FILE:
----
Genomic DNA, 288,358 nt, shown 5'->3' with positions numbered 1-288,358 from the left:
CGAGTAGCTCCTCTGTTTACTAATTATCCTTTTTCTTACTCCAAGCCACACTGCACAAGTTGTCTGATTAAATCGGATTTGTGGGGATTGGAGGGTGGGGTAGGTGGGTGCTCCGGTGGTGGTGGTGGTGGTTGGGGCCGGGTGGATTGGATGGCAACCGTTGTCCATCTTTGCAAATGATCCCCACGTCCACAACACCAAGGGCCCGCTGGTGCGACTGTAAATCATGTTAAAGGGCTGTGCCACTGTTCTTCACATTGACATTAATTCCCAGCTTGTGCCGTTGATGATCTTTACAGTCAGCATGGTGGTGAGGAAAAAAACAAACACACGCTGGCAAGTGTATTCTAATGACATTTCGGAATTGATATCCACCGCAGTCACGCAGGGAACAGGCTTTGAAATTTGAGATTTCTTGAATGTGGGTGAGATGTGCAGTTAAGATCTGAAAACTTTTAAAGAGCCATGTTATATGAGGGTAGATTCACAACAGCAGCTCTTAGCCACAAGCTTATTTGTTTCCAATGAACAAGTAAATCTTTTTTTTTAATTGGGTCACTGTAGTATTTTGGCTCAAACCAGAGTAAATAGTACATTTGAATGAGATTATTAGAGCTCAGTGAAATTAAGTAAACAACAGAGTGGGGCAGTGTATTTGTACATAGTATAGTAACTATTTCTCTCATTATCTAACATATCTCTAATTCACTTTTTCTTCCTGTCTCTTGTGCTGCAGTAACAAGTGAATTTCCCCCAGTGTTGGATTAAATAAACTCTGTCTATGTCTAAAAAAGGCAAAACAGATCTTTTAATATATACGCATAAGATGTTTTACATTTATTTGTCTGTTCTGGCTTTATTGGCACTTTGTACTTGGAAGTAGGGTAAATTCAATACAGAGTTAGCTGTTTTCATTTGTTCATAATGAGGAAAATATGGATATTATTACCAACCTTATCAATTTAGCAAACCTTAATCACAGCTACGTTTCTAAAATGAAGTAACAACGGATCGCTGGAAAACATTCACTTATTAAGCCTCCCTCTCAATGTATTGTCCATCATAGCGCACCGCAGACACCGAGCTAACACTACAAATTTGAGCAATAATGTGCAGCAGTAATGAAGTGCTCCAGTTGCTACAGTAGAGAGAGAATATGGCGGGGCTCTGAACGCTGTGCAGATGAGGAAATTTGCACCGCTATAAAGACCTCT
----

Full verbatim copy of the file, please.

Genomic DNA, 288,358 nt, shown 5'->3' with positions numbered 1-288,358 from the left:
CGAGTAGCTCCTCTGTTTACTAATTATCCTTTTTCTTACTCCAAGCCACACTGCACAAGTTGTCTGATTAAATCGGATTTGTGGGGATTGGAGGGTGGGGTAGGTGGGTGCTCCGGTGGTGGTGGTGGTGGTTGGGGCCGGGTGGATTGGATGGCAACCGTTGTCCATCTTTGCAAATGATCCCCACGTCCACAACACCAAGGGCCCGCTGGTGCGACTGTAAATCATGTTAAAGGGCTGTGCCACTGTTCTTCACATTGACATTAATTCCCAGCTTGTGCCGTTGATGATCTTTACAGTCAGCATGGTGGTGAGGAAAAAAACAAACACACGCTGGCAAGTGTATTCTAATGACATTTCGGAATTGATATCCACCGCAGTCACGCAGGGAACAGGCTTTGAAATTTGAGATTTCTTGAATGTGGGTGAGATGTGCAGTTAAGATCTGAAAACTTTTAAAGAGCCATGTTATATGAGGGTAGATTCACAACAGCAGCTCTTAGCCACAAGCTTATTTGTTTCCAATGAACAAGTAAATCTTTTTTTTTAATTGGGTCACTGTAGTATTTTGGCTCAAACCAGAGTAAATAGTACATTTGAATGAGATTATTAGAGCTCAGTGAAATTAAGTAAACAACAGAGTGGGGCAGTGTATTTGTACATAGTATAGTAACTATTTCTCTCATTATCTAACATATCTCTAATTCACTTTTTCTTCCTGTCTCTTGTGCTGCAGTAACAAGTGAATTTCCCCCAGTGTTGGATTAAATAAACTCTGTCTATGTCTAAAAAAGGCAAAACAGATCTTTTAATATATACGCATAAGATGTTTTACATTTATTTGTCTGTTCTGGCTTTATTGGCACTTTGTACTTGGAAGTAGGGTAAATTCAATACAGAGTTAGCTGTTTTCATTTGTTCATAATGAGGAAAATATGGATATTATTACCAACCTTATCAATTTAGCAAACCTTAATCACAGCTACGTTTCTAAAATGAAGTAACAACGGATCGCTGGAAAACATTCACTTATTAAGCCTCCCTCTCAATGTATTGTCCATCATAGCGCACCGCAGACACCGAGCTAACACTACAAATTTGAGCAATAATGTGCAGCAGTAATGAAGTGCTCCAGTTGCTACAGTAGAGAGAGAATATGGCGGGGCTCTGAACGCTGTGCAGATGAGGAAATTTGCACCGCTATAAAGACCTCT